Walter Jon Williams Collection

Identity elements

Reference code

US TxAM-C C000172

Level of description



Walter Jon Williams Collection


  • 1988 (Creation)


1 folder

Name of creator


Biographical history

Walter Jon Williams (1953-) was born in Duluth, MN, but has resided most of his life in New Mexico, where he received his B.A. in 1975 from the University of New Mexico. Williams' earliest novels were non-SF historical works , written under the name 'Jon Williams': nautical adventures (1981-1984) set on board American ships as they battle the British in the Age of Sail, and based on games he designed for Fantasy Games Unlimited. His career in science fiction began with the 1984 novel "Ambassador of Progress"; his second SF novel, "Knight Moves" (1985) was nominated for the 1986 Philip K. Dick Award.

From 1986-1989 Williams produced the 'Hardwired' series of novels, a well-received group of novels in the emerging cyberpunk genre; Williams' interest in cyberpunk continued with the 1989 novel "Angel Station". Over the course of his career, Williams has written novels and short stories in a number of other genres, such as science fantasy (the 'Metropolitan' series, 1995-1997), SF noir (the 'Dagmar Shaw' series, 2009-2014), comedy (the 'Drake Majistral' series, 1987-1996), and far future military space opera ('Dread Empire's Fall', 2002-ongoing). He is also a noted fantasy writer, having written the 'Quilifer' series (2017-2019).

Williams also plays in other people's universes from time to time. He has written two works in the 'Star Wars' Expanded Universe series: "Destiny's Way" and "Ylesia" (both 2002). He has also written for George R.R. Martin's 'Wild Cards' shared universe series that explores the real-life societal effects over decades of a virus that struck Earth in the 1940s and infected many people with superpowers and others with horrible deformities.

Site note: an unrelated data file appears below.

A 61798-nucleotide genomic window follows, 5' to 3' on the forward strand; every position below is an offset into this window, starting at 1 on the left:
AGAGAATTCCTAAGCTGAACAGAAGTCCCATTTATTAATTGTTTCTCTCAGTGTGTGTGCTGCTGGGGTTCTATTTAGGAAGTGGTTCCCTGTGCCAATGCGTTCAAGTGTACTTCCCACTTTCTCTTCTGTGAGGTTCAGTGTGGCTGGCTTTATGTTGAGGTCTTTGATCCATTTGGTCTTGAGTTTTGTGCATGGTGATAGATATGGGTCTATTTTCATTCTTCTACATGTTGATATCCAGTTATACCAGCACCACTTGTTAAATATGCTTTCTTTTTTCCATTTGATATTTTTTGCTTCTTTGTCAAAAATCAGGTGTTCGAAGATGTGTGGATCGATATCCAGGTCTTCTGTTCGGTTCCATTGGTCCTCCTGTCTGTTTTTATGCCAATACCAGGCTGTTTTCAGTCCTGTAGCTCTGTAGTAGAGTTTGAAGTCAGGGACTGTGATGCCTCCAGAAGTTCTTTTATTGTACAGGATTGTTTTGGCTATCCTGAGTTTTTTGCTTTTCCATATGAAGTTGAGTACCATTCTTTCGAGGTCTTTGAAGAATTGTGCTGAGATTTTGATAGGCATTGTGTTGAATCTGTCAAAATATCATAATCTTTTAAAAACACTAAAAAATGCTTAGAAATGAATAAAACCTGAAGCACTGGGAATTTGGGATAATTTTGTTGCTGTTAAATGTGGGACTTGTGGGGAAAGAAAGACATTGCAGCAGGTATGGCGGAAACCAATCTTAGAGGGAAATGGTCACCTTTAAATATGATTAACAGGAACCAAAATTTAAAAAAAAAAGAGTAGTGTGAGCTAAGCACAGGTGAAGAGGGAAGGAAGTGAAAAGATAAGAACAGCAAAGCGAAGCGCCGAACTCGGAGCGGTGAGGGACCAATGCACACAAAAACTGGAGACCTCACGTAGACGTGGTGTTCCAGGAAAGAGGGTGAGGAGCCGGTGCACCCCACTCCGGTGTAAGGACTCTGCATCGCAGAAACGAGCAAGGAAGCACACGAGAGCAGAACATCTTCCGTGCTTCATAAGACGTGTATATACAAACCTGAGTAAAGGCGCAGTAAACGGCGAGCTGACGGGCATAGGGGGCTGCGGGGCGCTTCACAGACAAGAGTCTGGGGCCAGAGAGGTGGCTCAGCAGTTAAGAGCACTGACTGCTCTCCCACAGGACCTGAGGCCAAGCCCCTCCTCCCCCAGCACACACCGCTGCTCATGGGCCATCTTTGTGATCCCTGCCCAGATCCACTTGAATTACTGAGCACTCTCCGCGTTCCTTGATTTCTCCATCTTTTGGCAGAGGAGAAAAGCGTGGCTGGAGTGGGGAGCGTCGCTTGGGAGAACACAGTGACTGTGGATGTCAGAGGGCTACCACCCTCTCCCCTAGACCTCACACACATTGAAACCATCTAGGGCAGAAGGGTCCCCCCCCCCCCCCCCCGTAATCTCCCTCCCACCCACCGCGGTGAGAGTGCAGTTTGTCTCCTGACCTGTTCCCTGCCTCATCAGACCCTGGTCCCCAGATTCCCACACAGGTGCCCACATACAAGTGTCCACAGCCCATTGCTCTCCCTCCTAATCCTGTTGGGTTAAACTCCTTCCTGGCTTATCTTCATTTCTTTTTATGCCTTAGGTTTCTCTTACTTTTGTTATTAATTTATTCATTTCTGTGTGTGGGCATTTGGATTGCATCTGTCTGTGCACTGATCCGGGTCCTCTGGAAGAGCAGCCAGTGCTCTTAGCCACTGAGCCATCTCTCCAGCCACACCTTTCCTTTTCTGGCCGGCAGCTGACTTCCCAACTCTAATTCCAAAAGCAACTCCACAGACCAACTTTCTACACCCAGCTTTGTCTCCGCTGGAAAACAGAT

He has been nominated for numerous awards in the course of his career, including Hugo Awards for the 1987 novelette "Dinosaurs", the 1988 novella "Surfacing", the 1993 novella "Wall, Stone, Craft" (also nominated for a Nebula Award), the 1998 novel "City on Fire" (also nominated for the Nebula), and the 2003 novella "The Green Leopard Plague"; and Nebula Awards for his 1986 novella "Witness", the 1991 novella "Prayers on the Wind", the 1995 novel "Metropolitan", the 1997 novelette "Lethe", and the 1999 novella "Argonautica". He won the 2001 Nebula Award for Best Novelette, for "Daddy's World" and the 2005 Nebula for Best Novella for "The Green Leopard Plague". He was a finalist for the 1998 Theodore Sturgeon Award for Best Short Science Fiction for "Lethe", and for the 2000 Sturgeon Award for Best Short Science Fiction for "Daddy's World".

Content and structure elements

Scope and content

This collection consists of the 93 page manuscript for Williams' story "No Spot of Ground", later published in Isaac Asimov's Science Fiction Magazine.

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Physical access

Located in Small Collections Files

Technical access

Conditions governing reproduction

Copyright is retained by the authors of items in these papers, or their descendants, as stipulated by United States copyright law.

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  • English

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Located in Small Collections files

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